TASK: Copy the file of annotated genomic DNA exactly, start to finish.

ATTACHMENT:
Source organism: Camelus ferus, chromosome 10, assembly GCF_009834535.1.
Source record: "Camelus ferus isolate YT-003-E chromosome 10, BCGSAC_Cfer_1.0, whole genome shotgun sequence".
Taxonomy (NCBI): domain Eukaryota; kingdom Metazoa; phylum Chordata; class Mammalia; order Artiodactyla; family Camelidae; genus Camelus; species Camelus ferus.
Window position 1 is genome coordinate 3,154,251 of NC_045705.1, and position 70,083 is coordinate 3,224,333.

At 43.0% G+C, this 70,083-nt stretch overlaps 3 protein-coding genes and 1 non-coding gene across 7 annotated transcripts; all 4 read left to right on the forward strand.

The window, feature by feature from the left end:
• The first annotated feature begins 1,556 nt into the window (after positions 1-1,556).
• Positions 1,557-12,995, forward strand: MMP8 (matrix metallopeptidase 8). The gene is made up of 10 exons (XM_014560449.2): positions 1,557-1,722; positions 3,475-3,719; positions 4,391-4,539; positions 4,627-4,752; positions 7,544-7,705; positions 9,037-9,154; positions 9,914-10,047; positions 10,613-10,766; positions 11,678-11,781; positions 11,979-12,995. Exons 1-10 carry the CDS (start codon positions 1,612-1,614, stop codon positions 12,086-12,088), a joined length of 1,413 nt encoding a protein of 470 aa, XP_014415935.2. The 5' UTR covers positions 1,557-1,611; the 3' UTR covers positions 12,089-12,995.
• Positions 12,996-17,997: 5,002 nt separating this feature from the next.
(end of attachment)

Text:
Source organism: Camelus ferus, chromosome 10, assembly GCF_009834535.1.
Source record: "Camelus ferus isolate YT-003-E chromosome 10, BCGSAC_Cfer_1.0, whole genome shotgun sequence".
Taxonomy (NCBI): domain Eukaryota; kingdom Metazoa; phylum Chordata; class Mammalia; order Artiodactyla; family Camelidae; genus Camelus; species Camelus ferus.
Window position 1 is genome coordinate 3,154,251 of NC_045705.1, and position 70,083 is coordinate 3,224,333.

At 43.0% G+C, this 70,083-nt stretch overlaps 3 protein-coding genes and 1 non-coding gene across 7 annotated transcripts; all 4 read left to right on the forward strand.

The window, feature by feature from the left end:
• The first annotated feature begins 1,556 nt into the window (after positions 1-1,556).
• Positions 1,557-12,995, forward strand: MMP8 (matrix metallopeptidase 8). The gene is made up of 10 exons (XM_014560449.2): positions 1,557-1,722; positions 3,475-3,719; positions 4,391-4,539; positions 4,627-4,752; positions 7,544-7,705; positions 9,037-9,154; positions 9,914-10,047; positions 10,613-10,766; positions 11,678-11,781; positions 11,979-12,995. Exons 1-10 carry the CDS (start codon positions 1,612-1,614, stop codon positions 12,086-12,088), a joined length of 1,413 nt encoding a protein of 470 aa, XP_014415935.2. The 5' UTR covers positions 1,557-1,611; the 3' UTR covers positions 12,089-12,995.
• Positions 12,996-17,997: 5,002 nt separating this feature from the next.